Emperor with a crown of glass paste: John VI Catacuzene

While looking for material about George Codinus, or pseudo-Codinus as we must call him, I came across a paper on Academia.edu here.[1] which gave a striking picture of the poverty of the Byzantine court at the end of the 14th century:

This picture of court life in the reconquered Constantinople, which is generally regarded as representative of the whole of the late Byzantine period from the late thirteenth century to 1453, is based on the one surviving text from the period after 1204 that contains descriptions of ceremonies, the so-called Treatise on the court titles by the anonymous author known to us as Pseudo-Kodinos. The text dates to some time in the mid-fourteenth century, to the reign of John VI Kantakouzenos, the emperor whose crown was made of glass paste gems and whose coronation banquet tableware was earthenware and pewter.

The reference given is “Nikephoros Gregoras, Byzantina Historia II, Ludwig Schopen, ed. (Bonn 1830) 788.15-789.8.”

This startling picture caused me to go in search of the History of Nicephorus Gregoras.  Fortunately p.788 of vol. 2 of the Bonn edition of the text is here, and includes a Latin translation:

Tanta porro tunc laborabat inopia palatium, ut in lancibus et poculis nihil ibi esset aurei aut argentei; sed stannea quidem nonulla, caetera vero omnia fictilia et testacea essent.   Ex his quilibet earum rerum non rudis, caetera quoque aliunda requisita, nec ita ut par erat perfecta (tyrannica quippe inopiae vi in factis, in dictis, in consiliis, tum temporis dominante) facile intellecturus est.  Nam illa quidem dicere omitto, ut et ipsa in ea solemnitate diademata et vestimenta, maxima ex parte, auri quidam speciem haberent et gemmarum pretiosissimarum; constarent autem illa corio, qualia nonnumquam inaurantur ad coriariorum usum; haec vitro, omnigenis coloribus perlucente.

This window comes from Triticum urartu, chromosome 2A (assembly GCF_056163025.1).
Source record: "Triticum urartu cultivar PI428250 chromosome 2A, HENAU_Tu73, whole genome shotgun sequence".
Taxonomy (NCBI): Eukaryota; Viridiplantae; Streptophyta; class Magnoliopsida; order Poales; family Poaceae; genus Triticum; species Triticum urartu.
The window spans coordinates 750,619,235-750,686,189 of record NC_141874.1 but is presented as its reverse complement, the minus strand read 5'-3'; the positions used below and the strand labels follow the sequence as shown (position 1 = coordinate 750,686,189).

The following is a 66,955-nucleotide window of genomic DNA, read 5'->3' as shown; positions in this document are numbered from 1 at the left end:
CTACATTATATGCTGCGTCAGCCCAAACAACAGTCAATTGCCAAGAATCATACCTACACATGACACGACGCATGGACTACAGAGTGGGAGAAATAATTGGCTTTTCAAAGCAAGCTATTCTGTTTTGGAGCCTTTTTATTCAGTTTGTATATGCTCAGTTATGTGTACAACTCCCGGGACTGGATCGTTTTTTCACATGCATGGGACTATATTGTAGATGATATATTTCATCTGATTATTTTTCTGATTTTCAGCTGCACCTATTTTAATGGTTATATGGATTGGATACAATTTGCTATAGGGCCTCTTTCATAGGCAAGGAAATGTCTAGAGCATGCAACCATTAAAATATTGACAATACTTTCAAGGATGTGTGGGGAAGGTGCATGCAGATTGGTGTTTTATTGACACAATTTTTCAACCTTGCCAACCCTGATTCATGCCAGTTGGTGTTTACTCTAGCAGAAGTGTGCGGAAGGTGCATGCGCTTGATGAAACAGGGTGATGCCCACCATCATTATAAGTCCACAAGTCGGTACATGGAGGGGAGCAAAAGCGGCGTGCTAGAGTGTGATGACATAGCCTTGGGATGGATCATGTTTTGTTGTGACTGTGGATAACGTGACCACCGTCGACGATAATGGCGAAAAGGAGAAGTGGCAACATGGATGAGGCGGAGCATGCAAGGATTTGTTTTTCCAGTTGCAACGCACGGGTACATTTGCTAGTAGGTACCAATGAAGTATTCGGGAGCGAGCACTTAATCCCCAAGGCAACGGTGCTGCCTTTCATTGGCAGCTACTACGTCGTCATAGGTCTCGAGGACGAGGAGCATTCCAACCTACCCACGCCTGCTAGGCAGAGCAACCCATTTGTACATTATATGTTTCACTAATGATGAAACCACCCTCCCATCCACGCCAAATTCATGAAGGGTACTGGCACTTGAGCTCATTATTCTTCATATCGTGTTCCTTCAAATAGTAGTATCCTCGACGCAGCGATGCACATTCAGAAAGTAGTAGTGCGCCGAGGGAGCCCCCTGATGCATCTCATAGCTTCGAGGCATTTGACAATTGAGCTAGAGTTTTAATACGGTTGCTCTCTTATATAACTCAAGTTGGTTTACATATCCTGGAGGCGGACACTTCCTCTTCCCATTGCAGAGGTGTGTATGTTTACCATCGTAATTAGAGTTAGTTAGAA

For then the palace was troubled with such poverty, that in the cups and plates there was nothing of gold or silver; but while some were of tin, all the rest were pottery and earthenware. Of these things there was nothing that was not coarse, and everything else was lacking, and so it may be easily understood that nothing was correct (obviously there was desperate poverty in deeds, in speech, in advice, because of the times).  For I am disregarding this, that also their diadems and vestments in that ceremony, for the most part, had some appearance of gold and very precious gems; but the former were made of leather, of the type sometimes gilded according to the custom of the leatherworkers; the latter of glass, shining with every kind of colour.

It must have been dismal.

  1. [1]Ruth Macrides, “Ceremonies and the City: the court in fourteenth century Constantinople”, 217-236; p.218.

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